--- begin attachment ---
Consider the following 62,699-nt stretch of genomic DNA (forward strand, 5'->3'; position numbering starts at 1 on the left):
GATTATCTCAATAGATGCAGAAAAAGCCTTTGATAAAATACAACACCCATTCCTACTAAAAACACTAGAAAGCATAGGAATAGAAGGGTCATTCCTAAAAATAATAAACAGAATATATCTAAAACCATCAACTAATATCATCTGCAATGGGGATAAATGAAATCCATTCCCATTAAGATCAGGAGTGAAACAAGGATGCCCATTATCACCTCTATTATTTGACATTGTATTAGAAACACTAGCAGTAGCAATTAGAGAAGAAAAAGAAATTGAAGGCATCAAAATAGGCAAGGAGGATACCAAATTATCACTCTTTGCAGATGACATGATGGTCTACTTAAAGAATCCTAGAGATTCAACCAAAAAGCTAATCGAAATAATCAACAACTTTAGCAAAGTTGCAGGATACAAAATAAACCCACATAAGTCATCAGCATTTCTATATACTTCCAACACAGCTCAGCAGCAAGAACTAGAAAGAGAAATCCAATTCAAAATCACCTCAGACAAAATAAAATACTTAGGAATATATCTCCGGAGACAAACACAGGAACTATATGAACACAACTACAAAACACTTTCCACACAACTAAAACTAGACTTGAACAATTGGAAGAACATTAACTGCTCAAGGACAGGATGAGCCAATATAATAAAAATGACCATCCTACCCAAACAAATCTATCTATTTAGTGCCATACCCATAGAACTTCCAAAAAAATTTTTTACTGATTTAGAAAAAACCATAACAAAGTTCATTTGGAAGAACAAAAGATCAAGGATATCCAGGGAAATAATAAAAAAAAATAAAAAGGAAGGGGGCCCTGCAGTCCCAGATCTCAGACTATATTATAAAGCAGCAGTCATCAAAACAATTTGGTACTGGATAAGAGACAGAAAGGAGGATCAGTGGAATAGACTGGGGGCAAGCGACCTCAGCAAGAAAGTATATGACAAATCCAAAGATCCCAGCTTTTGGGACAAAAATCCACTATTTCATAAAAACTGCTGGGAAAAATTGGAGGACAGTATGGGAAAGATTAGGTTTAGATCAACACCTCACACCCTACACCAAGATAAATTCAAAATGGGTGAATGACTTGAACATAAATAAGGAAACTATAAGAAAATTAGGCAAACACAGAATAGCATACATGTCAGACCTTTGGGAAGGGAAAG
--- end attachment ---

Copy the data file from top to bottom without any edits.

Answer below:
Consider the following 62,699-nt stretch of genomic DNA (forward strand, 5'->3'; position numbering starts at 1 on the left):
GATTATCTCAATAGATGCAGAAAAAGCCTTTGATAAAATACAACACCCATTCCTACTAAAAACACTAGAAAGCATAGGAATAGAAGGGTCATTCCTAAAAATAATAAACAGAATATATCTAAAACCATCAACTAATATCATCTGCAATGGGGATAAATGAAATCCATTCCCATTAAGATCAGGAGTGAAACAAGGATGCCCATTATCACCTCTATTATTTGACATTGTATTAGAAACACTAGCAGTAGCAATTAGAGAAGAAAAAGAAATTGAAGGCATCAAAATAGGCAAGGAGGATACCAAATTATCACTCTTTGCAGATGACATGATGGTCTACTTAAAGAATCCTAGAGATTCAACCAAAAAGCTAATCGAAATAATCAACAACTTTAGCAAAGTTGCAGGATACAAAATAAACCCACATAAGTCATCAGCATTTCTATATACTTCCAACACAGCTCAGCAGCAAGAACTAGAAAGAGAAATCCAATTCAAAATCACCTCAGACAAAATAAAATACTTAGGAATATATCTCCGGAGACAAACACAGGAACTATATGAACACAACTACAAAACACTTTCCACACAACTAAAACTAGACTTGAACAATTGGAAGAACATTAACTGCTCAAGGACAGGATGAGCCAATATAATAAAAATGACCATCCTACCCAAACAAATCTATCTATTTAGTGCCATACCCATAGAACTTCCAAAAAAATTTTTTACTGATTTAGAAAAAACCATAACAAAGTTCATTTGGAAGAACAAAAGATCAAGGATATCCAGGGAAATAATAAAAAAAAATAAAAAGGAAGGGGGCCCTGCAGTCCCAGATCTCAGACTATATTATAAAGCAGCAGTCATCAAAACAATTTGGTACTGGATAAGAGACAGAAAGGAGGATCAGTGGAATAGACTGGGGGCAAGCGACCTCAGCAAGAAAGTATATGACAAATCCAAAGATCCCAGCTTTTGGGACAAAAATCCACTATTTCATAAAAACTGCTGGGAAAAATTGGAGGACAGTATGGGAAAGATTAGGTTTAGATCAACACCTCACACCCTACACCAAGATAAATTCAAAATGGGTGAATGACTTGAACATAAATAAGGAAACTATAAGAAAATTAGGCAAACACAGAATAGCATACATGTCAGACCTTTGGGAAGGGAAAG